Rishi Sunak has confirmed the government is ready to ram through new anti-strike laws.
The government has already started the process to pass a new law implementing minimum service levels during transport strikes, which would gut the right to strike.
The prime minister’s official spokesperson said on Wednesday that work was “ongoing” on other options for mitigating future industrial action, including a ban on walkouts by ambulance staff and other emergency workers, and extension of proposed minimum service level legislation to cover the whole public sector.
Unions, including Solidarity, have condemned the proposals.
“[The government] changes the law every time it loses an argument,” Mr Lynch of the RMT union told reporters.
“If people want to protest against them, they say you’re not allowed to do that anymore. If people want to take industrial action, they say it’s illegal.
“All of the opinion polls show it. They are losing the argument [on wages]. So, they are trying to get rid of the argument by suppressing trade union rights.”
Mr Lynch said that the trade union movement needs a co-ordinated and robust response to the attacks.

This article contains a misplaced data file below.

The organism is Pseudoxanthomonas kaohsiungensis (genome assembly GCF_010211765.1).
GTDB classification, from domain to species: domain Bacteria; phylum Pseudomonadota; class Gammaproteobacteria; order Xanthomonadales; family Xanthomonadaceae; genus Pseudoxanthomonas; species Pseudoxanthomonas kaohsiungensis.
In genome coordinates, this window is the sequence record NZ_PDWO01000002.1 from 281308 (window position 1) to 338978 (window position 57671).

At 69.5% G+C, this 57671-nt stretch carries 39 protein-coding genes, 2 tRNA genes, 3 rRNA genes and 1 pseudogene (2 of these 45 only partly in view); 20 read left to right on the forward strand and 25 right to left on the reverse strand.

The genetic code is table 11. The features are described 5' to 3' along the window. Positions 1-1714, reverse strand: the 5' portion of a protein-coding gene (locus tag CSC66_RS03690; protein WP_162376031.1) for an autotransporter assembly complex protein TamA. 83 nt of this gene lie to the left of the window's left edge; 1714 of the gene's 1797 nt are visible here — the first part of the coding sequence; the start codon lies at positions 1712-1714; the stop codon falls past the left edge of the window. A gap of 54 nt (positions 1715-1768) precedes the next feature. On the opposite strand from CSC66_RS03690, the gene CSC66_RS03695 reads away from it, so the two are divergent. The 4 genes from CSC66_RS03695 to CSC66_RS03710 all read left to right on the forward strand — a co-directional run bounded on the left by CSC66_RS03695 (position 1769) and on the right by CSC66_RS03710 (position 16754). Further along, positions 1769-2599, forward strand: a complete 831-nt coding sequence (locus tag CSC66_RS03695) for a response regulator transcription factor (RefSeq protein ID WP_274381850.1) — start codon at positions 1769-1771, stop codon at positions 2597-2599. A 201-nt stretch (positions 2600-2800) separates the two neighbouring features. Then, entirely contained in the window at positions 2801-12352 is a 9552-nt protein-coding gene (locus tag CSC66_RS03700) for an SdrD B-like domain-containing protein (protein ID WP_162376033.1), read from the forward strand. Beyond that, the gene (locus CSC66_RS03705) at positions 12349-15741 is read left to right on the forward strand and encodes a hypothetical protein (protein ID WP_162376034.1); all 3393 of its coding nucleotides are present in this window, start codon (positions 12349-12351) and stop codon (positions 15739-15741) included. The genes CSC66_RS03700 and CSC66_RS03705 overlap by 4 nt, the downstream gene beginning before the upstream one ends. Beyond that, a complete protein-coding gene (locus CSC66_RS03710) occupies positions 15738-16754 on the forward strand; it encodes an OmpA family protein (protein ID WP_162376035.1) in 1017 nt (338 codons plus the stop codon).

He said: “I fully expect [the government] to press ahead because they need a diversion for all their incompetence, so it’s a handy thing for them.
“Trade unions have no choice. When your members are being impoverished, you have to respond.”
Other union leaders have also spoken out against the plans.
Pat Harrington, general secretary of Solidarity said:
“Attacks on the right to strike are assaults on democracy. Strikes, or the threat of strikes, are a way for ordinary workers to bring about change in their pay and conditions. Sometimes a strike is the only way to get bad bosses to listen to their workers. No one wants to go on strike but sometimes it’s necessary. If passed this legislation will be fiercely resisted and will further divide our society.”
Fire Brigades Union (FBU) general secretary Matt Wrack said any attempt to ban workers from taking strike action would be an “outrage to so-called democracy.
“To further restrict the right to take industrial action would be a highly authoritarian move, and more in keeping with the actions of a dictatorial regime,” he said.
“The Tories are badly misjudging the public mood with these attacks.
“Any attempt to limit the right to strike will be fiercely resisted by the FBU.”
Unison general secretary Christina McAnea said that the government should instead be concentrating efforts to meeting with unions to solve the disputes.
“This threatens to backfire spectacularly on the government,” she said.
“The public has immense sympathy for ambulance workers and their NHS colleagues.
“Ministers could do well to remember that union members are voters too.”
When asked what action they would take on strike laws, a Labour spokesperson said only that they would repeal the “archaic” 2016 laws brought in under previous Tory administration, but offered no specifics beyond that.